THE NEFF ZONE -- BY JIM NEFF
CADILLAC NEWS -- JULY 7, 2018
This is the Fourth of July week, so what better time to think about things related to our country and state? As you sit under that shade tree trying to beat the heat (perhaps with a frosty beverage in hand), it's a perfect time for rumination.
For example, Americans are hitting the road in record numbers this week. If you want evidence just try turning left onto M-115 from North Boulevard. As you sit there for for a few hours watching the impenetrable line of traffic, notice the variety of vehicles passing by. So, here's the question. How many of those are American Made? It turns out there is not an obvious answer.
A USA Today article pointed out: “Automotive parts are often sourced throughout the world, making it difficult to ascertain what's truly made in the USA. Another factor that complicates the equation: Sometimes foreign automakers manufacture vehicles with more American-made components than domestic automakers.”
This leads us to Cars.com's 2018 American-Made Index. “Now in its 12th year, the American-Made Index is an analysis of cars built in the U.S. to find out which ones have the greatest impact on the U.S. economy. Cars.com analyzes more than 100 cars that are built in America and looks at each car's domestic-parts content, country of origin for its engine and transmission, assembly plant location and factory workforce.”
The top ten most American-Made vehicles are: 1) Jeep Cherokee (Belvidere, Ill.), 2) Honda Odyssey (Lincoln, Ala.), 3) Honda Ridgeline (Lincoln, Ala.), 4) Ford Taurus(Chicago), 5) Chevrolet Volt (Detroit), 6) Honda Pilot (Lincoln, Ala.), 7) Acura MDX (East Liberty, Ohio), 8) Ford Explorer (Chicago), 9) Ford F-150 (Claycomo, Mo., and Dearborn, Mich.), 10) Chevrolet Corvette (Bowling Green, Ky.). To see how “American” your vehicle is, go to: https://www.cars.com/articles/carscom-2018-american-made-index-which-cars-are-built-in-america-for-2018-1420700348293/.
Most of those on the roads this week are in search of good, clean fun. If they want to steer clear trouble, they may want to avoid the states rated as the most sinful in the country. WalletHub did a study to determine this. “Some states are more well-behaved than others. WalletHub compared the 50 states across 38 key indicators of immorality. Our data set ranges from violent crimes per capita to excessive drinking to share of the population with gambling disorders.”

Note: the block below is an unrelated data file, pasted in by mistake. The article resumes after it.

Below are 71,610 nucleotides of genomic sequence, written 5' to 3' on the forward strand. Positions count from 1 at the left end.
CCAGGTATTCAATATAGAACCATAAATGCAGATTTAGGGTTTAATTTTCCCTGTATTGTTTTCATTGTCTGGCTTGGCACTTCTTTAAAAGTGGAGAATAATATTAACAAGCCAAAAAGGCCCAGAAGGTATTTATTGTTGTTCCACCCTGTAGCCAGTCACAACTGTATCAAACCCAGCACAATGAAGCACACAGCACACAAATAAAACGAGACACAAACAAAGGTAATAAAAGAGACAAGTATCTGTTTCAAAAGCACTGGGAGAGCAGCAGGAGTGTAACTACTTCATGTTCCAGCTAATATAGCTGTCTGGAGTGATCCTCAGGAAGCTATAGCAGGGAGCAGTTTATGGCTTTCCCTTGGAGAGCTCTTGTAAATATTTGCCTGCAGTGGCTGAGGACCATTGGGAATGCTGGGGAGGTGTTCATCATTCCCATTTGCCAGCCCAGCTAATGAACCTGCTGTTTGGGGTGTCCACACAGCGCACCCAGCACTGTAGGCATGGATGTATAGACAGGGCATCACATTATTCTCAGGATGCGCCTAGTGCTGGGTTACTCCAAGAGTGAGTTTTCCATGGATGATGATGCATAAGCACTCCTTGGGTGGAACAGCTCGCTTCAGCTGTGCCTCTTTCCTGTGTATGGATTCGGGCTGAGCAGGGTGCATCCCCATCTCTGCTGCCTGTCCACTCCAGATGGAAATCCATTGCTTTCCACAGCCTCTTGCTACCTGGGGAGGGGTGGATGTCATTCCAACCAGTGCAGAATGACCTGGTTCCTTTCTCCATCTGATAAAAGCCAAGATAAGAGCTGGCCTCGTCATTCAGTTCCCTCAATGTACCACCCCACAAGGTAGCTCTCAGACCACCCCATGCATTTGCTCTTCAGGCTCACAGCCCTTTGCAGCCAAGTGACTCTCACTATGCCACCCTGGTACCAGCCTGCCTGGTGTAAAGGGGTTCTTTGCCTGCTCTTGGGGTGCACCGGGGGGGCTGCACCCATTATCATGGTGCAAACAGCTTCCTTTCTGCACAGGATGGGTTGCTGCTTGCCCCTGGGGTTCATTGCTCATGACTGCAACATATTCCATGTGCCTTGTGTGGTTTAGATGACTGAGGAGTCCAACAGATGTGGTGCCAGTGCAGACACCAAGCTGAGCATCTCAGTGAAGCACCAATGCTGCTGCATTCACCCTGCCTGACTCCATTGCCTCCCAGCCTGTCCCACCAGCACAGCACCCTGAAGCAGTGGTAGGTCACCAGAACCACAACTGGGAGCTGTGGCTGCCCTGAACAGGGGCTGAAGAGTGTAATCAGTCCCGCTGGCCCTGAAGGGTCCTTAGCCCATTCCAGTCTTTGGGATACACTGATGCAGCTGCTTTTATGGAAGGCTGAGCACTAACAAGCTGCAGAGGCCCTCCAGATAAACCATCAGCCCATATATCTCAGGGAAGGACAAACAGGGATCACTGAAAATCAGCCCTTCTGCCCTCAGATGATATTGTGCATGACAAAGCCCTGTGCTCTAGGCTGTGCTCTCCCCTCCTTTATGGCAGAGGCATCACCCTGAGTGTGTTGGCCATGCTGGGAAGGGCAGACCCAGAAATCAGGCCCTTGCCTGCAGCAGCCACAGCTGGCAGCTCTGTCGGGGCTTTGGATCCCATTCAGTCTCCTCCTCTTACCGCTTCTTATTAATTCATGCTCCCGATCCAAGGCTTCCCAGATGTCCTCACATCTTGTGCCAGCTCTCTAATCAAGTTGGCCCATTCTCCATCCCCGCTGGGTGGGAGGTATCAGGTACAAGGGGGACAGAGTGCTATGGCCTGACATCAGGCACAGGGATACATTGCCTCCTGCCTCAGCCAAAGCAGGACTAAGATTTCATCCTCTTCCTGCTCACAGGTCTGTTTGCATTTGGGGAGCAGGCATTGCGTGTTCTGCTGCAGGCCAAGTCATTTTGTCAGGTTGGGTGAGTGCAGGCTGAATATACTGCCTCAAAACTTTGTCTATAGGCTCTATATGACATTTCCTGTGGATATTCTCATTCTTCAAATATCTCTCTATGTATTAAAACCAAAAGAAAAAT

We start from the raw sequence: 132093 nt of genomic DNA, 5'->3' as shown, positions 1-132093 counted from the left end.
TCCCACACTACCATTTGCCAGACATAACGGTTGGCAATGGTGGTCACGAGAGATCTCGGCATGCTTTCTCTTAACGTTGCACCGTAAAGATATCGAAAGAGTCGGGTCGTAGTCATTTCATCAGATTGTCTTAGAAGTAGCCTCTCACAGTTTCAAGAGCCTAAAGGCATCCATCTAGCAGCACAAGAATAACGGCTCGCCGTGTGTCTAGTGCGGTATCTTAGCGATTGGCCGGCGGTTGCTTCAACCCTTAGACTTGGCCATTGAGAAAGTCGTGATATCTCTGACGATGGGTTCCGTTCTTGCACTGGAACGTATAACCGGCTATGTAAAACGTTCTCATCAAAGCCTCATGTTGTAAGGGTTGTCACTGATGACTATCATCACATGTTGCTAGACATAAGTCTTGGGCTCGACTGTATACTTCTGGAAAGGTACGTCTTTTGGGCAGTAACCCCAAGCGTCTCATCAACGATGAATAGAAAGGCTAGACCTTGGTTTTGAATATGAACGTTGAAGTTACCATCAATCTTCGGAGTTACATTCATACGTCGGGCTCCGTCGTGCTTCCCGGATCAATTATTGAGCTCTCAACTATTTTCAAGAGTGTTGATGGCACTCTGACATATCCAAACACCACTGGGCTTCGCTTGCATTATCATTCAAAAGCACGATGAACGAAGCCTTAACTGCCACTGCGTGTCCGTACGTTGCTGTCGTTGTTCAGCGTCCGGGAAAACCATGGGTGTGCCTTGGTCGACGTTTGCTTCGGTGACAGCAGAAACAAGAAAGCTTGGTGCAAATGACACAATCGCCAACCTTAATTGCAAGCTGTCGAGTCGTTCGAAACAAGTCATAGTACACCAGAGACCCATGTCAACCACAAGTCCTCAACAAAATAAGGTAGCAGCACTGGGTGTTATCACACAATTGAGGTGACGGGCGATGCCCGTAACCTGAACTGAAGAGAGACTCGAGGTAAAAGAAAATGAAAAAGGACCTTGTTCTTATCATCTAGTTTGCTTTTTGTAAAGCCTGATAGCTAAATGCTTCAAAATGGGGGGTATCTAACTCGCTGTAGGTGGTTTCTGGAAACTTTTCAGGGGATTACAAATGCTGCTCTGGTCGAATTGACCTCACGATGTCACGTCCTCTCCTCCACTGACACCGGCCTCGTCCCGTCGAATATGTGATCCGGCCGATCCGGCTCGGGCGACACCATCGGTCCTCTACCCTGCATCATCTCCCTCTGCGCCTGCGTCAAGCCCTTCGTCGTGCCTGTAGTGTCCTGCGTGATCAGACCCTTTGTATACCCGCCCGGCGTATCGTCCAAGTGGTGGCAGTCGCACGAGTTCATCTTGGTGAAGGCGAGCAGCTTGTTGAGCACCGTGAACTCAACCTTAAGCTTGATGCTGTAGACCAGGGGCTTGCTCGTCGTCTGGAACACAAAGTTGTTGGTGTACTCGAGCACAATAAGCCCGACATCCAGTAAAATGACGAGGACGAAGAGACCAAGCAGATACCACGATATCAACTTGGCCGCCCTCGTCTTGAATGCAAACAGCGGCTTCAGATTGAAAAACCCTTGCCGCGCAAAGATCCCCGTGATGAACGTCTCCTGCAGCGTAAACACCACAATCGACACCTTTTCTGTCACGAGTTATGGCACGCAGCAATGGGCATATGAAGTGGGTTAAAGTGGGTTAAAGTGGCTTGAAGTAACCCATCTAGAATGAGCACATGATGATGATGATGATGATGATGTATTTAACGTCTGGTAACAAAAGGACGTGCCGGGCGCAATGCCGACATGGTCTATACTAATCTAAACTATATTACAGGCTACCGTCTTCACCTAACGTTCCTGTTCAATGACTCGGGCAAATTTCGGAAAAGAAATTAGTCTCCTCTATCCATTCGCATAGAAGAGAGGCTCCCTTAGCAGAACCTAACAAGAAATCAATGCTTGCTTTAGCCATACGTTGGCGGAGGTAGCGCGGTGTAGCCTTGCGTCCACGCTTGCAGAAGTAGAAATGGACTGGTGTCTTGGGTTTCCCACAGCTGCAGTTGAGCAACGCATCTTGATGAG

According to the study, the most sinful states are: Florida, California, Nevada, Texas, Georgia, Tennessee, Illinois, Michigan, Arkansas, and Louisiana. The least sinful are: Vermont, North Dakota, Maine, Utah, and Iowa. The complete rankings are at: https://wallethub.com/edu/most-sinful-states/46852/.
When it comes to driving around Michigan, travelers may pass through towns and villages with names that are difficult to pronounce. The Detroit Free Press took note of this and came up with a list of these. “We pulled out 25 notable Michigan roads and destinations you're probably not saying right. Use this as a guide for your next Michigan road trip - or just to show off to your family and friends how smart you are.” The list not only has the correct pronunciations spelled out, but also has listen feature which allows you to hear the correct pronunciation. (https://www.freep.com/story/news/local/michigan/2018/06/27/how-pronounce-michigan-words/737438002/)
At the top of their list is Mackinac (Mack-in-awe). My pet peeve is people who do not pronounce a “T” in the middle of a word, so I was happy to see Houghton on the list, which is pronounced "ho-ten" (and not “ho-en”).
More good news on this front comes from the State of Michigan. “The State of Michigan has a full database of pronunciations for cities, townships, street names and even famous people. It's complete with quick audio files so you can listen for yourself how things are pronounced. Find it at: https://www.michigan.gov/lara/0,4601,7-154-28313_54234-401841--,00.html. (The good people of Missaukee County will be glad to know that their correct pronunciation is on the list.)
One of the reasons that many people will be driving this week is to get to fishing spots. As it turns out, this pastime also links to the next big summer holiday, Labor Day, which leads us to the beginning of the high school sports season, which leads us to college sports, which leads us to college scholarships. Is that path circuitous enough for you? Hang with me.
When you think of college sports and scholarships, you probably think of sports like football, basketball, and track. Right? Well did you know that bass fishing is a college sport? “Not only is it a sport, more than 1,000 universities and colleges compete on hundreds of lakes in 250-boat tournaments from late February until late October.”
Being on a college bass fishing team is a serious deal. “Sometimes these kids miss a whole week of school...They leave on Tuesday, drive 12 hours, then fish the next five days before driving back Monday.”
Now, here comes the hook (pun intended) for Michiganders. One of the powerhouses in collegiate bass fishing is Adrian College, located in Lenawee County south of Ann Arbor.
There's more. Bass fishing is not the only non-traditional scholarship sport at Adrian. “Adrian administrators, like their counterparts at a lot of smaller schools, began offering niche sports to attract a greater variety of students. Among the programs offered at Adrian now are acrobatics & tumbling, equestrian competitions, synchronized skating and crew.” (https://www.freep.com/story/sports/college/2018/06/30/how-basketball-helped-make-adrian-college-bass-fishing-power/748327002/)
So, enjoy the rest of your Fourth of July weekend. Try to stay cool. And remember, there are just 138 days left until the traditional start of ski season.
2018’s Most Sinful States in America
(Click on or point to a state to get the ranking)